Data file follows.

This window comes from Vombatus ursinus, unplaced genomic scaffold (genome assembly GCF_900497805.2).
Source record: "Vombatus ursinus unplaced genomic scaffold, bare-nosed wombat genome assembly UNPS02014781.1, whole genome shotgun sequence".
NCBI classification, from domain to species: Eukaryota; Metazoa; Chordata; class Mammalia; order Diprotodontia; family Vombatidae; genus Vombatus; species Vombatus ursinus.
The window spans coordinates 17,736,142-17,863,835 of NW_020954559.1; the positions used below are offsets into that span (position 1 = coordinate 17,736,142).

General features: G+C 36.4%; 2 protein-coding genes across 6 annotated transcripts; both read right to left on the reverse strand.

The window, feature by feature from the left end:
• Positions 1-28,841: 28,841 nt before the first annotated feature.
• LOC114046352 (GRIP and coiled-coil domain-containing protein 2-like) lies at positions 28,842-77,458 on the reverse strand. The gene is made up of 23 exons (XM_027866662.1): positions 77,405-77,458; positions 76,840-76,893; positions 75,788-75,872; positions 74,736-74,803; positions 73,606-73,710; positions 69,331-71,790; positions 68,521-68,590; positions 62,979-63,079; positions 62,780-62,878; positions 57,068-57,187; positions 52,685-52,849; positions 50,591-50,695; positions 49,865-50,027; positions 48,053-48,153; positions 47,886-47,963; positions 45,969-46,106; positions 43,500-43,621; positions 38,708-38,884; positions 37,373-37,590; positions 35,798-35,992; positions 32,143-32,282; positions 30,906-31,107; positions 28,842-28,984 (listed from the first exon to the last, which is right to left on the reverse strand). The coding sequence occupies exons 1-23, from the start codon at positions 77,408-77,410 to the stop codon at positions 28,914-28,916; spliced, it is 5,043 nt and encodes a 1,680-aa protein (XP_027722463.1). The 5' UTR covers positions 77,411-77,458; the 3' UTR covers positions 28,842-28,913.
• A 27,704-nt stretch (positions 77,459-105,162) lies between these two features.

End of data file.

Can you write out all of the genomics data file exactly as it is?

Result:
This window comes from Vombatus ursinus, unplaced genomic scaffold (genome assembly GCF_900497805.2).
Source record: "Vombatus ursinus unplaced genomic scaffold, bare-nosed wombat genome assembly UNPS02014781.1, whole genome shotgun sequence".
NCBI classification, from domain to species: Eukaryota; Metazoa; Chordata; class Mammalia; order Diprotodontia; family Vombatidae; genus Vombatus; species Vombatus ursinus.
The window spans coordinates 17,736,142-17,863,835 of NW_020954559.1; the positions used below are offsets into that span (position 1 = coordinate 17,736,142).

General features: G+C 36.4%; 2 protein-coding genes across 6 annotated transcripts; both read right to left on the reverse strand.

The window, feature by feature from the left end:
• Positions 1-28,841: 28,841 nt before the first annotated feature.
• LOC114046352 (GRIP and coiled-coil domain-containing protein 2-like) lies at positions 28,842-77,458 on the reverse strand. The gene is made up of 23 exons (XM_027866662.1): positions 77,405-77,458; positions 76,840-76,893; positions 75,788-75,872; positions 74,736-74,803; positions 73,606-73,710; positions 69,331-71,790; positions 68,521-68,590; positions 62,979-63,079; positions 62,780-62,878; positions 57,068-57,187; positions 52,685-52,849; positions 50,591-50,695; positions 49,865-50,027; positions 48,053-48,153; positions 47,886-47,963; positions 45,969-46,106; positions 43,500-43,621; positions 38,708-38,884; positions 37,373-37,590; positions 35,798-35,992; positions 32,143-32,282; positions 30,906-31,107; positions 28,842-28,984 (listed from the first exon to the last, which is right to left on the reverse strand). The coding sequence occupies exons 1-23, from the start codon at positions 77,408-77,410 to the stop codon at positions 28,914-28,916; spliced, it is 5,043 nt and encodes a 1,680-aa protein (XP_027722463.1). The 5' UTR covers positions 77,411-77,458; the 3' UTR covers positions 28,842-28,913.
• A 27,704-nt stretch (positions 77,459-105,162) lies between these two features.